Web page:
How I Arrived in Quan Loi and a Special Thanks

I first arrived in Vietnam in October 1968. I was a clerk assigned to 6/27th Artillery. I was stationed in Long Binh, the large U.S. Army Post near Saigon.  My duty was better than stateside.  We had ice-cream trucks coming to the door just outside of my office.  I spent most of my time in Long Binh as a rations clerk.  I went grocery shopping every day and then the next morning I went with my crew to Ben Hoa Airport to send the food to all the artillery batteries in the 27th Battalion out in the field.  Little did I know I would soon be on the receiving end of the rations delivery to one of those batteries in Quan Loi.  I remember distinctly to this day.  We had a New Year's Eve Party and that was when I was told I was being transferred to Quan Loi.

The next thing I can recall is hearing the guns firing as I landed at the airfield in Quan Loi. It was my first introduction to artillery.  I will never forget the sound.  I thought I was in the middle of an earthquake.  The driver of the jeep taking me to Alpha Battery on the northwest side of  Quan Loi was calm so I figured this must be normal.  I still find it hard to believe that I actually got used to it.

My job, for the most part, was carrying 205 pound projectiles up to the loader rammer and then running back to get the next round.  I also had the job of sweeping off the gun pad.  Great Job!  I could not believe no one wanted to do such a simple job until monsoon season came and I traded my broom for a shovel.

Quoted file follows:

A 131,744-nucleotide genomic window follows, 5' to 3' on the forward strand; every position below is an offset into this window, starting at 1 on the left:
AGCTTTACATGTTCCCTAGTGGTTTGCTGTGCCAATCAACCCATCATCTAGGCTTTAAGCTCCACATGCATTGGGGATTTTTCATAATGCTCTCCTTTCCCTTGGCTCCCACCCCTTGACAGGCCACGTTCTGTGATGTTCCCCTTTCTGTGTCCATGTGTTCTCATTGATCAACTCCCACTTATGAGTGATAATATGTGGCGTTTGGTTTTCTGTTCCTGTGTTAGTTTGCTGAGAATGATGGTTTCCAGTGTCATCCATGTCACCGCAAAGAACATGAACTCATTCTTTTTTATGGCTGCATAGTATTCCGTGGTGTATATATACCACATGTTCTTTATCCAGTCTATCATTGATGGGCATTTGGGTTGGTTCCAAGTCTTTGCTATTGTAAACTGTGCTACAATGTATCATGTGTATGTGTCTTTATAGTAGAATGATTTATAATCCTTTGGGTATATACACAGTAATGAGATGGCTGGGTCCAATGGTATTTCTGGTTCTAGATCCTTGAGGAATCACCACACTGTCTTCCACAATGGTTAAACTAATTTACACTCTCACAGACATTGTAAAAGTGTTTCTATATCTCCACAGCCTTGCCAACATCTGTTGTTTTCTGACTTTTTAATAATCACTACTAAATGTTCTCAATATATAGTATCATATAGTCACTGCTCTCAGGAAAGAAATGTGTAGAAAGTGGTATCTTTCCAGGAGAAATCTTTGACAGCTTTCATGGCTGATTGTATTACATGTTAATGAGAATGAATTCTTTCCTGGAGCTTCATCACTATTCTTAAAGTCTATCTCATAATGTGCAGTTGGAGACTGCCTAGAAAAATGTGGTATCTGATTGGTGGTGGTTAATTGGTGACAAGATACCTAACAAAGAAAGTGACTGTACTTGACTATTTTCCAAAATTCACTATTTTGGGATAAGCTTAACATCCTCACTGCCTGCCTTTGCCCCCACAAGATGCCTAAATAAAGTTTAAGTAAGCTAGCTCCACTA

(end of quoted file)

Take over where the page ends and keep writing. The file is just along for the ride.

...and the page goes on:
This was a very special time in my life - one I will never forget. Waking up with ten plus guys in my bunker was never appealing to me, but sometimes I miss it.  We had close friendships - closer than brothers, because we had to depend on one another for survival.  To all of you that were there at that time I would like to say “thank you” for helping me get home in one piece.  Just by you doing your job as well as you did, we all survived Vietnam.


May God bless every one of you.

SP4 Jim Hynes.    Then  and  Now



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